The bold promise of autonomous vehicles has collided with a sobering reality: turning driverless cars loose on every road will take more time and more money than originally expected. However, driver-assisted artificial intelligence (AI) technologies will see rapid adoption. Rather than replacing drivers completely, AI will be used to make driving easier, safer and more enjoyable.
The future of autonomous cars will be human plus machine, not human versus machine, with AI complementing human judgment instead of acting as a complete substitute for humans.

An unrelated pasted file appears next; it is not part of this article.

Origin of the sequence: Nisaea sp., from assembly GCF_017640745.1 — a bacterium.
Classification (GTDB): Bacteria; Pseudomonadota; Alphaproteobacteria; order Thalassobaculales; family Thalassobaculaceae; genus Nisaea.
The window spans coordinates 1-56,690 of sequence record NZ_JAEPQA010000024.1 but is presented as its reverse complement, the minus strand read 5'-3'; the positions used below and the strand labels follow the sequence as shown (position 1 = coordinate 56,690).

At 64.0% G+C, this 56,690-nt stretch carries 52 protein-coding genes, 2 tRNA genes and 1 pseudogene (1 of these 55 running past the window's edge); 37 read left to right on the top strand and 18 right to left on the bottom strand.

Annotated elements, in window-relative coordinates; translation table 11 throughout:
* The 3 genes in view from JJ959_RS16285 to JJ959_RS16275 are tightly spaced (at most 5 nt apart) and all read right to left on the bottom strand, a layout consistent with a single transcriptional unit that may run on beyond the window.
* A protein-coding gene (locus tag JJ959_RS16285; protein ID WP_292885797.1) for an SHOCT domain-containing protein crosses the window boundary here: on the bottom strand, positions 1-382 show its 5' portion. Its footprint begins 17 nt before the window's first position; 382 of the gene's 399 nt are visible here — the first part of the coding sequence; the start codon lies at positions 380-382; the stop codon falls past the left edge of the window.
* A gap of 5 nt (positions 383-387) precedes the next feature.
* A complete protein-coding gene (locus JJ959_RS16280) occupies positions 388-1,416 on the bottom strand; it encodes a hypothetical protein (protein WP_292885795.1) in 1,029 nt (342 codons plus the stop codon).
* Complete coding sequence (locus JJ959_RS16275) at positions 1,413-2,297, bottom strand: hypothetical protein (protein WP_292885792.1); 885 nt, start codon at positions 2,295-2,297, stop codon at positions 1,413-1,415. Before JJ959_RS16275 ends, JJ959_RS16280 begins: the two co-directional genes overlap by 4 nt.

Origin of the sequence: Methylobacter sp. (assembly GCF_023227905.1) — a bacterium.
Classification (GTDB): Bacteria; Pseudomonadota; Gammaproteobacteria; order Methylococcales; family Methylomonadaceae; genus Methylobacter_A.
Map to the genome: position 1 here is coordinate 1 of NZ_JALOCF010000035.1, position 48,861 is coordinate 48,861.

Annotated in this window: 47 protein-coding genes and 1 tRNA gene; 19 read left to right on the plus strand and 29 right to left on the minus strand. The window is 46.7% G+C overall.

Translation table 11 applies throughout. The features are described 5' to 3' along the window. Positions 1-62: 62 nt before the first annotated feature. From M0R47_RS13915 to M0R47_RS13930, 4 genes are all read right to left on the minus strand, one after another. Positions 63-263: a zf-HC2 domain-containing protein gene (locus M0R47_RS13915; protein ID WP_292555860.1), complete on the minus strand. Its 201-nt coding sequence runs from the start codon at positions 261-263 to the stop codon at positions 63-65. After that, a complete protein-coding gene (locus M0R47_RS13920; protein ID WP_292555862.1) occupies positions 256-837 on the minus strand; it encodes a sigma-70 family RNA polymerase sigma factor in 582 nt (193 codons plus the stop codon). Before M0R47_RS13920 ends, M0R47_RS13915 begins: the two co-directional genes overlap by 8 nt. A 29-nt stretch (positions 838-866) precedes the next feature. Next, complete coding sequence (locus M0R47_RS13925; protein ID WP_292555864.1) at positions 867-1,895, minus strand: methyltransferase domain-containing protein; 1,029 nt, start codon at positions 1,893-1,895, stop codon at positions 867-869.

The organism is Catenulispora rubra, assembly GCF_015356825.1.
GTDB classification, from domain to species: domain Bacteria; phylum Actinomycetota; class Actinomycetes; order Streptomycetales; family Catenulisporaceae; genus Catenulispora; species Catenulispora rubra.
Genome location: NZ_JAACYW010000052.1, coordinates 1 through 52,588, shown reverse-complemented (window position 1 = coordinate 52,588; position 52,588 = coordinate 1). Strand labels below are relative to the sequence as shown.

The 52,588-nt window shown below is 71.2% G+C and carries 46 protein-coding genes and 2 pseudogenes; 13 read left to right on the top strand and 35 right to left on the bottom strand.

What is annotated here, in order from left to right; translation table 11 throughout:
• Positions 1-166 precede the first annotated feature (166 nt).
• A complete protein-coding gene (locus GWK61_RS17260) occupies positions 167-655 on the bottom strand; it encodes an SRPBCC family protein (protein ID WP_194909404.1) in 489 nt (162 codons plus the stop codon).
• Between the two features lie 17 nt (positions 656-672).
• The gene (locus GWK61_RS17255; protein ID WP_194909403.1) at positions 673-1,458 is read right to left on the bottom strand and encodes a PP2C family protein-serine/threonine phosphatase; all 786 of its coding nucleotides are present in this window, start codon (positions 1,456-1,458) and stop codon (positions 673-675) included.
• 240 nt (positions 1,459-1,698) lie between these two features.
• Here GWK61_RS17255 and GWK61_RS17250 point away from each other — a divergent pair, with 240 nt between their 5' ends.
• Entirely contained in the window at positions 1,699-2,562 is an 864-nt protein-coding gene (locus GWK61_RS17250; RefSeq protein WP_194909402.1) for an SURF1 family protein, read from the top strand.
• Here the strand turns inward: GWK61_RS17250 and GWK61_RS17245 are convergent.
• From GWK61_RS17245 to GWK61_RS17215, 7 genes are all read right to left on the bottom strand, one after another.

The pattern that underlies the commercialization of driverless cars is something I call the “Myth of Substitution.” There is no shortage of audacious predictions about driverless cars, such as those made by Tesla CEO Elon Musk. But reality has deflated those promises. In one of the latest developments, General Motors’ Cruise unit announced that it was delaying commercial deployment of its autonomous cars because more testing is required.